“It doesn’t tell you, ‘Here is the secret to evacuate the school.’ It’s not there,” he said.
Boyce said he struggles to explain to first responders that there is a significant difference between the conventional oil and gas accidents they have been trained for, like oil spills — which cause slower environmental destruction but not necessarily an immediate explosion — and accidents involving highly volatile liquids.
“Some people [have] been slow to realize the product is different,” he said. “The challenge isn’t going to be an environmental remediation. It is going to be an immediate public-at-risk issue. When you are talking about [highly volatile liquids], you are talking about lives potentially lost.”
In 2015, the governor convened a task force to address the implications of Pennsylvania’s significantly increasing pipeline infrastructure. The following year, the group made numerous recommendations, including for the Pennsylvania Emergency Management Agency and the Department of Environmental Protection to draw up standardized pipeline emergency response plans for use across the state. But to date, there are no such plans.
Delaware County is in the process of developing specialized emergency guidelines to account for the distinct hazard of the chemicals. Boyce still hopes the legislature will make this a requirement statewide, rather than the patchwork approach of leaving life-and-death safety decisions in the hands of every individual county.
‘Fire and EMS are in a crisis’
If the worst were to happen, it would be under-resourced, overburdened, and primarily volunteer local fire departments that would be called on to respond first. In the commonwealth, the smallest level of government holds the primary responsibility in an accident. Pennsylvania is heavily dependent on volunteer fire departments, more so than all but two other states. Yet staffing has declined drastically, from roughly 300,000 in the 1970s to just 38,000 in 2018.
Several fire departments told Spotlight PA the number of volunteers was below what was needed, and just a fraction of people are properly trained or available to respond to the majority of calls. Many volunteers simply don’t have time for specialized pipeline training outside their day jobs.
Pennsylvania lacks data to assess the quality of training and whether preparedness efforts are adequate. The state and many counties do not track whether municipalities or local first responders are undergoing the training needed to respond to local disasters. There is no state or national standardized training requirement for volunteer fire companies.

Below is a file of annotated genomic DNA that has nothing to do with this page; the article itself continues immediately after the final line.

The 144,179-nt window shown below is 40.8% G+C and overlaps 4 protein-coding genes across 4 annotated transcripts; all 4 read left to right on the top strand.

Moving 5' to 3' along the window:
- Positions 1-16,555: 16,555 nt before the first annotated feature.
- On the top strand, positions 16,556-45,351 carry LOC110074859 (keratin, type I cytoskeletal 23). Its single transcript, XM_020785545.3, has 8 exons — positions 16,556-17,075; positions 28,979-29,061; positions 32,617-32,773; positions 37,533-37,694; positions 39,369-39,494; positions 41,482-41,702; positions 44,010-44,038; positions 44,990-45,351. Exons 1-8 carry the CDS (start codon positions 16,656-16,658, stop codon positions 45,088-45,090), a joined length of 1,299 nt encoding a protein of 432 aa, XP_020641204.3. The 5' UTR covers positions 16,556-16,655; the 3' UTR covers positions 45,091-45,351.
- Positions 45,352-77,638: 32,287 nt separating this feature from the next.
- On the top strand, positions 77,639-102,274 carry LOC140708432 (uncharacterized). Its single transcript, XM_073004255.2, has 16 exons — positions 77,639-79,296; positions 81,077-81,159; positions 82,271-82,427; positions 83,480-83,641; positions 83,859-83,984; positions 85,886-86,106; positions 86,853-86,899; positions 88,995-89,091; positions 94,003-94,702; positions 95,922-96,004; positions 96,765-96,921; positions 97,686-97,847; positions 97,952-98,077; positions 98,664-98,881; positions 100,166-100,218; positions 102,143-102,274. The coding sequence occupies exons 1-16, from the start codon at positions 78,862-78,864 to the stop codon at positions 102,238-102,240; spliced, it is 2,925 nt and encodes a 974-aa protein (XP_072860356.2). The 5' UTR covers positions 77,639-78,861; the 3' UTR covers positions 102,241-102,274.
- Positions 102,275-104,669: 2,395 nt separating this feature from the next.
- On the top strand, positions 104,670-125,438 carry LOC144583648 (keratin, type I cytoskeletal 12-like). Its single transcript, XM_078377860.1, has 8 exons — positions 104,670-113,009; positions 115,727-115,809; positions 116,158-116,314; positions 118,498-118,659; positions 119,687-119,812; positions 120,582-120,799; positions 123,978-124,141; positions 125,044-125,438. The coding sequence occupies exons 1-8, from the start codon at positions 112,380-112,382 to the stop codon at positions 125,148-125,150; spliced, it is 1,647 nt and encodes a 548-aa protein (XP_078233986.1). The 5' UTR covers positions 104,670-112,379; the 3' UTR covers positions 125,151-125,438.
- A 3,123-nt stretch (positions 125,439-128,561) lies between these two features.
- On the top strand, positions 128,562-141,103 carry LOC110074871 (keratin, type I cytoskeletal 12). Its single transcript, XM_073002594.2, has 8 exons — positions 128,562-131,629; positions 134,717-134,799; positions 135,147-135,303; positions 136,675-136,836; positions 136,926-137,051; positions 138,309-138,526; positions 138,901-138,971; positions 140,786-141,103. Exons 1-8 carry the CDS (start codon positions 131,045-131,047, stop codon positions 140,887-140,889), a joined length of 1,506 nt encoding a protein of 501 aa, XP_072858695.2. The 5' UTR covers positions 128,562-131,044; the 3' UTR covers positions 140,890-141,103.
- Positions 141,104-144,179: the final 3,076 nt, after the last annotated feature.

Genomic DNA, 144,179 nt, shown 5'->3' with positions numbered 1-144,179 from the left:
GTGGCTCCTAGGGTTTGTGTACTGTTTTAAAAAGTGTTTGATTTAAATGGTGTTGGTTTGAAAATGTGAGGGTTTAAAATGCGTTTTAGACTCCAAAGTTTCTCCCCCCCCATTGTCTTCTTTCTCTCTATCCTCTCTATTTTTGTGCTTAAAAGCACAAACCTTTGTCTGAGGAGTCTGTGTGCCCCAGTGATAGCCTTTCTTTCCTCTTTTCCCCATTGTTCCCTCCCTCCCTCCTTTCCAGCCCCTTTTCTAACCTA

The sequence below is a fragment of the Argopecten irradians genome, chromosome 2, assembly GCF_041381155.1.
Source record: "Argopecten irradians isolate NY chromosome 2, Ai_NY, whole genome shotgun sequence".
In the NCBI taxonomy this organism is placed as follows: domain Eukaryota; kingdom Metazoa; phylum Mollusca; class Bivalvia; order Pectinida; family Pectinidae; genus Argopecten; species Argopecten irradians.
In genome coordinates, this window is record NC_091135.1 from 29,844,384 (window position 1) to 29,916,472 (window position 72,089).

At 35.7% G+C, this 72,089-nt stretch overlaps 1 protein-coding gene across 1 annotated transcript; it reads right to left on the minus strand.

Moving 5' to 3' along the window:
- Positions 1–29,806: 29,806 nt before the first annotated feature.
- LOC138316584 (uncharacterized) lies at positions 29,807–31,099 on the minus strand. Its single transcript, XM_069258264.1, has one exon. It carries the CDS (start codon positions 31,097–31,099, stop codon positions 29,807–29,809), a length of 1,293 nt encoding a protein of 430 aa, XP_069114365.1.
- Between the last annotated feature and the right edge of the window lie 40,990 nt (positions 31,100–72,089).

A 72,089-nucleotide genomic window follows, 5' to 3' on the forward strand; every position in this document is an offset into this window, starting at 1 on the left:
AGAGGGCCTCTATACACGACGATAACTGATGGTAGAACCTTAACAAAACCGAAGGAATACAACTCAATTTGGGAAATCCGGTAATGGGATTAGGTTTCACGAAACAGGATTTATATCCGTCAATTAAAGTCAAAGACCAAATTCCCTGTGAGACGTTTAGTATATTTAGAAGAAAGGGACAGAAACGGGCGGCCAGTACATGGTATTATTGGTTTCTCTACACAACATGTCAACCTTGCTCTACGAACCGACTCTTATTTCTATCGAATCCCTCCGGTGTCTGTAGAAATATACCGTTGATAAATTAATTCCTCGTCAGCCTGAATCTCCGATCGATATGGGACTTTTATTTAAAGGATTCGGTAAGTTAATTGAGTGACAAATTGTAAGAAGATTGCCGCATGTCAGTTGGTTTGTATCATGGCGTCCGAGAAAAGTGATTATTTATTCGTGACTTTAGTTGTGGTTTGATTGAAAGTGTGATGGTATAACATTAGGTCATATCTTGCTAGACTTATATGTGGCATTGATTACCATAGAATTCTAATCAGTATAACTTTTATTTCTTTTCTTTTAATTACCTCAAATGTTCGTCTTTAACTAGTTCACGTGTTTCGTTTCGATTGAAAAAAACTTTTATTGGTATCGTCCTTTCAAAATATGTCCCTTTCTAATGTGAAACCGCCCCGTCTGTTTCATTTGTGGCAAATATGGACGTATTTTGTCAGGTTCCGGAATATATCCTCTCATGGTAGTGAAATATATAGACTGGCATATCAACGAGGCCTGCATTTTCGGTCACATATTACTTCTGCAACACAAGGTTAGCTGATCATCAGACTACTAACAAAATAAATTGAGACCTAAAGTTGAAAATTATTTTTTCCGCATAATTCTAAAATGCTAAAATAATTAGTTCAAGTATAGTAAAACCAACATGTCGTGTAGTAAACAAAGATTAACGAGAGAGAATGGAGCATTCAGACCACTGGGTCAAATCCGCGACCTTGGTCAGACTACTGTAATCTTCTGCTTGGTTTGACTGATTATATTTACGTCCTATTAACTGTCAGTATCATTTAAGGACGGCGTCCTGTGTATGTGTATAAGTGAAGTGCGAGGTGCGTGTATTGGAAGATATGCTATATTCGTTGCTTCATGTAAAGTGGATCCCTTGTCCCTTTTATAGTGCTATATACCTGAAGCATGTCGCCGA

“Fire and EMS are in a crisis — right now,” the chairmen of the state Senate and House Veterans Affairs & Emergency Preparedness committees wrote in a 2018 report.
Tim Butters, acting administrator for the federal Pipeline and Hazardous Materials Safety Administration under President Barack Obama, said he made efforts at the agency to put more emphasis on emergency response, in part because he was once a firefighter himself.
“One of the things I observed was a lot of emergency responders were not aware of the pipeline infrastructure in their own community,” Butters said.
The state fire commissioner, Bruce Trego, said at a legislative budget hearing in February that more training, and improving access to it, is among the highest priorities for the state.
Sunoco has given a handful of local fire departments money through donations and grants — totaling $900,000 from 2016 to May 2020 — to replace expired equipment, purchase handheld gas meters, or to pay for specialized training programs.
Townships and state representatives have also secured money for some firehouses to do out-of-state pipeline training and, in one case, help pay for a new fire truck.
“We are dealing with a large number of municipal governments that don’t really have the resources at the local level to do what they need to do,” said Thomas Stutzman, director of emergency management for Indiana County.
“We are trying to fill that void” at the county level, he said, “but because we are not mandated to do things, we can only do so much.”
Stutzman said this has left several municipal emergency planning documents out of date or incomplete, a problem other counties also identified. At least 106 municipal emergency coordinator positions — the person in charge of handling accident response at the local level — are vacant statewide.
Inconsistent access to information, and the inability to share documents between agencies because of confidentiality laws, puts the responsibility to get data for planning on the shoulders of each individual township or fire station. Officials in some areas have been fighting Sunoco for years for more safety details, while others said they didn’t need anything outside the public domain.
Don Thoma, the volunteer fire chief for the last 40 years in Adamsburg, Westmoreland County, said Sunoco has been great about answering his calls and providing annual training, which it does statewide for affected counties.
Thoma said he appreciates that the company provides his team information he otherwise might not get from higher levels of state or municipal government. He even called the state Public Utility Commission to tell it how impressed he was by Sunoco.
“We have far more calls for accidents, medical calls, so, quite frankly, every day is getting trained for those,” he said. “But it is not that we take training for these pipelines lightly.”